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  • A People’s History of Baseball by Mitchell Nathanson
  • Gregory H. Wolf
Nathanson, Mitchell. A People’s History of Baseball. Urbana: University of Illinois Press, 2012. Pp. xiv+275. $29.95 pb.

More than just a sport or game in the United States, baseball is considered the “national pastime.” For more than one hundred and fifty years society has ascribed cultural, historical, indeed emblematic importance to baseball and how it reflects American values and beliefs such as equality, heroism, and capitalism. In his well-written and cogently argued book, A People’s History of Baseball, Mitchell Nathanson, a professor of legal writing, challenges these established narratives and provides “counter-stories” that raise questions about power, manipulation, and truth. A People’s History of Baseball is not a traditional, chronological history of the sport; rather, it is an attempt to deconstruct the prevailing romantic and patriotic narratives of baseball. In doing so, Nathanson provides the reader new perspectives of historically entrenched stories about baseball history.

A People’s History of Baseball is organized into six chapters with overarching historical themes and episodes: the rise of baseball and the founding of the National League; the autonomous and sovereign nation of Major League Baseball with its extralegal authority; Branch Rickey, race, and integration of baseball; the rise of the players, their union, and the transformation of the game; the denial of history and the concepts of collective versus [End Page 554] individualistic thinking; and finally the sportswriters and their role in preserving and propagating the accepted narrative of baseball. Probing social, political, economic, legal, and cultural history, Nathanson questions how and by whom the narrative of the history of baseball is and has been constructed and suggests that beyond the superficial surface of baseball’s history is a darker side of control, egoism, greed, suppression, and the egregious manipulation of fans and truth.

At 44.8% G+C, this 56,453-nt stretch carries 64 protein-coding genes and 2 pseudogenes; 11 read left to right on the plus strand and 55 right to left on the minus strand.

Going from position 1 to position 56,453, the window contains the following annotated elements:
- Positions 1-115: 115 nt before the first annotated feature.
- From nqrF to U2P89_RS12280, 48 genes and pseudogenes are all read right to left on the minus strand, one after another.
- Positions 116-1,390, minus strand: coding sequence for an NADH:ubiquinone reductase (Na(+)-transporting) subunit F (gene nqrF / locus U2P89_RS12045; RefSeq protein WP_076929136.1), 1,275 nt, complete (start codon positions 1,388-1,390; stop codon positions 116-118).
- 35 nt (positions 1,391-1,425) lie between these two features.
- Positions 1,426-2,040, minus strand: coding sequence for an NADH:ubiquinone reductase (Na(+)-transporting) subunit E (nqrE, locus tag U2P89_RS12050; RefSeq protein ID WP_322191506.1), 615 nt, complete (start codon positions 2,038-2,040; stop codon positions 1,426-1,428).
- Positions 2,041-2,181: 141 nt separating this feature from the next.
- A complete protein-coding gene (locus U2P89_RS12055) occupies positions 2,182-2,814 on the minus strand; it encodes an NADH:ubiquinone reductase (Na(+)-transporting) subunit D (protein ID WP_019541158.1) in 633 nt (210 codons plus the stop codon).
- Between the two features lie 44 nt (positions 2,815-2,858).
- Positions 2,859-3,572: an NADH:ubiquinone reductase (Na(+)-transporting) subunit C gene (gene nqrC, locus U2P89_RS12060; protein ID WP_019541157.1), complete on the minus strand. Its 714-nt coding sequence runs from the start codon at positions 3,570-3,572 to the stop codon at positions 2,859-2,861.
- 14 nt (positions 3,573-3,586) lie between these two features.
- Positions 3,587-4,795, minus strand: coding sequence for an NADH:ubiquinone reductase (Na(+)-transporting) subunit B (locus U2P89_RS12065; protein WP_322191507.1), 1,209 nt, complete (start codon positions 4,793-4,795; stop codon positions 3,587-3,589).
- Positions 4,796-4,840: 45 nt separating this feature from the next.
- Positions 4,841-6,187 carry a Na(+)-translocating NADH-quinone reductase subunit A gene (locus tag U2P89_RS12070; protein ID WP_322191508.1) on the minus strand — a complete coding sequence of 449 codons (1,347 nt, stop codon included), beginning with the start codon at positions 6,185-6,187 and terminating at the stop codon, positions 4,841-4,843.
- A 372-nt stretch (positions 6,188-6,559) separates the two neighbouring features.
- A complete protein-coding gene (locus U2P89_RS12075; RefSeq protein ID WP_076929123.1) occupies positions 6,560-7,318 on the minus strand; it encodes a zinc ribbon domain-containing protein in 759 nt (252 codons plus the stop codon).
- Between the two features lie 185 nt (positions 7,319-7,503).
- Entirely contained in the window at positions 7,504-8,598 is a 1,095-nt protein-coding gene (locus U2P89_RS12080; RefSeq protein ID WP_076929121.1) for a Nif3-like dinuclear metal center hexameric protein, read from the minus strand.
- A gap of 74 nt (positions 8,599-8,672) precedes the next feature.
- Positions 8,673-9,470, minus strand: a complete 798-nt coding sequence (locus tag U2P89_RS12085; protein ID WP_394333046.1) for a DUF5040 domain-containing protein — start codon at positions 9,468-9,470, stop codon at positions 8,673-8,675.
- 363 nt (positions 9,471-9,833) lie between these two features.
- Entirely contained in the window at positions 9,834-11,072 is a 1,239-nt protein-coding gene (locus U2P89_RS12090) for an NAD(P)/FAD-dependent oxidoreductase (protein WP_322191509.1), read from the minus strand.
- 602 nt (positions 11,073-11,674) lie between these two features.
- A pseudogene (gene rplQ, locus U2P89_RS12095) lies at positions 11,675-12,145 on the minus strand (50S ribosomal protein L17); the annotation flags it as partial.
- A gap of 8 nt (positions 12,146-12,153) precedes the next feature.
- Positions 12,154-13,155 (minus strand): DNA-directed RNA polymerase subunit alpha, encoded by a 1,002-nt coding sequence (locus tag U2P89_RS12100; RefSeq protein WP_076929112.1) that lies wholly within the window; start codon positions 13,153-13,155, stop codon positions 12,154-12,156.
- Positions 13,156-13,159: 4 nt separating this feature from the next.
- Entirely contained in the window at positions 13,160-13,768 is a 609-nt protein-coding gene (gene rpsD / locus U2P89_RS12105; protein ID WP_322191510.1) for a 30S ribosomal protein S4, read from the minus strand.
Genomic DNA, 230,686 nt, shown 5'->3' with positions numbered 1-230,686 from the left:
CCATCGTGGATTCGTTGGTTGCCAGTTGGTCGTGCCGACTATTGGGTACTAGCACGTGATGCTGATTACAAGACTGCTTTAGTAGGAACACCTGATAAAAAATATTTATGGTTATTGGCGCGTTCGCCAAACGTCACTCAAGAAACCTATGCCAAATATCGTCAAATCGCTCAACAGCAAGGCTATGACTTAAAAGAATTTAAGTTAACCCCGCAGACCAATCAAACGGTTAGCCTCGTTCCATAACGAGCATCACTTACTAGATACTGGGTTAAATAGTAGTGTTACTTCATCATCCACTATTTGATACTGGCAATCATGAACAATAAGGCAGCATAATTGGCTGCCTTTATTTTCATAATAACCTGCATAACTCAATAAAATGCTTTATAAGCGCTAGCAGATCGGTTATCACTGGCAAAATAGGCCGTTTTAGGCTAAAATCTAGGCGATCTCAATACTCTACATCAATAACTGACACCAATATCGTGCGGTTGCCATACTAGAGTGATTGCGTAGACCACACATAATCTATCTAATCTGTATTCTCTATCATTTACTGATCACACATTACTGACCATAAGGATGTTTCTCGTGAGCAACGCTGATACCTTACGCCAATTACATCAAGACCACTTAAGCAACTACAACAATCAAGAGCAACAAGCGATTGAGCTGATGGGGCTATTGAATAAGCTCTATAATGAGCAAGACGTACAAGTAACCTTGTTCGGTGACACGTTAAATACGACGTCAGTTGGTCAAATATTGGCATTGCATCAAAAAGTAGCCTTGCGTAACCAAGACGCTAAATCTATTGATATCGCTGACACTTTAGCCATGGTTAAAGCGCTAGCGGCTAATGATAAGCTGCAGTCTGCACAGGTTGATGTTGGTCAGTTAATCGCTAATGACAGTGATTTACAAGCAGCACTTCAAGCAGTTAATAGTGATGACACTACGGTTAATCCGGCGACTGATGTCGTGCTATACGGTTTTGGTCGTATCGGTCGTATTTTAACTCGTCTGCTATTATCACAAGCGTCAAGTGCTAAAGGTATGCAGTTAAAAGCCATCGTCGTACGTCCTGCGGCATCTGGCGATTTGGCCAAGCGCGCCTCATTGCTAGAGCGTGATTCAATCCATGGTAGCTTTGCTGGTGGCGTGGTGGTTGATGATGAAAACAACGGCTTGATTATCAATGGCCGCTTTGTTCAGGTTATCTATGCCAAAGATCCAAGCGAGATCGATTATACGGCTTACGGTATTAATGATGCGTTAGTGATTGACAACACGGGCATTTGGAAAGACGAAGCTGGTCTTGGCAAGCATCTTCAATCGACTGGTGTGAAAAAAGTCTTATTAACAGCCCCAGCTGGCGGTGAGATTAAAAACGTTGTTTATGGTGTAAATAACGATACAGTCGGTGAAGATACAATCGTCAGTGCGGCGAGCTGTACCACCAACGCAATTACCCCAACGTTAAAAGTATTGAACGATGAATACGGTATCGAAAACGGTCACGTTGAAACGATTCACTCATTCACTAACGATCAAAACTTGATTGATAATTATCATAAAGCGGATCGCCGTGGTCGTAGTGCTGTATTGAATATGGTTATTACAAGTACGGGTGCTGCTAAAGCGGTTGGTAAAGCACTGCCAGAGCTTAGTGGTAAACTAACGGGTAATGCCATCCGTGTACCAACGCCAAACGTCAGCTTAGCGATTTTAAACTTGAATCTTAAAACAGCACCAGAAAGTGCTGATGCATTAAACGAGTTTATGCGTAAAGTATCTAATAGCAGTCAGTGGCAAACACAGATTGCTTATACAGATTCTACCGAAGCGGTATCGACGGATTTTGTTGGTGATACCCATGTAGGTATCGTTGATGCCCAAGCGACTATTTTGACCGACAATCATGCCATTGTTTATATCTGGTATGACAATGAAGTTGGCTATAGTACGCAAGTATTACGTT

Central in baseball’s narrative is the belief in the transformational quality of baseball, the “baseball creed.” The origins of baseball in the mid nineteenth century, Nathanson argues, are embedded in social policy, economic standing, and especially the values of the Protestant-WASP establishment, and games were played to demonstrate a superior social status. After a period of turmoil and scandal which destabilized baseball, club owners initiated a coup d’état and founded the National League in 1876 as an “owner’s league” where all control over players (such as the all-important Reserve Clause of 1879) and league governance rested with them. It was an exclusive, elite club whose member-owners journalists praised as saviors of Victorian values. While society changed with immigration shifts in the late nineteenth and early twentieth centuries, so too did the baseball creed. Baseball offered immigrants and children a chance to acculturate into mainstream American society, club owners were seen as promoting “American” values and contributing to an American identity, and as Nathanson writes, “baseball became more than just a game but symbolic of America as a whole” (p. 27). Baseball “magnates” championed the superiority of their game and themselves, institutions deferred to the overt patriotism of the game, and the federal judiciary and legislature reinforced baseball’s political, social, and legal power. When the reputation of baseball and its creed were once again questioned in the wake of the 1919 “Black Sox” scandal, the result was the concentration of power in a newly established commissioner and friend of the owners, Kennesaw Mountain Landis, who was given authority to take any action he felt necessary to protect baseball as an institution and ensure the moral integrity of the game. Baseball created its own system of justice separate from federal law, including its authority to ban and punish players.

Nathanson has researched thoroughly, writes persuasively, and does not shy away from challenging even the most revered narrative in baseball: Branch Rickey, Jackie Robinson, and the integration of Major League Baseball. Insightfully, Nathanson points out that despite the Supreme Court’s Plessy v. Ferguson (1896) decision institutionalizing segregation, Major League Baseball and its Commissioner Landis publicly denied the existence of a color barrier in baseball and punished anyone who contradicted him. Far from being the result of Branch Rickey’s humanity, compassion, and belief...


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pp. 554-556
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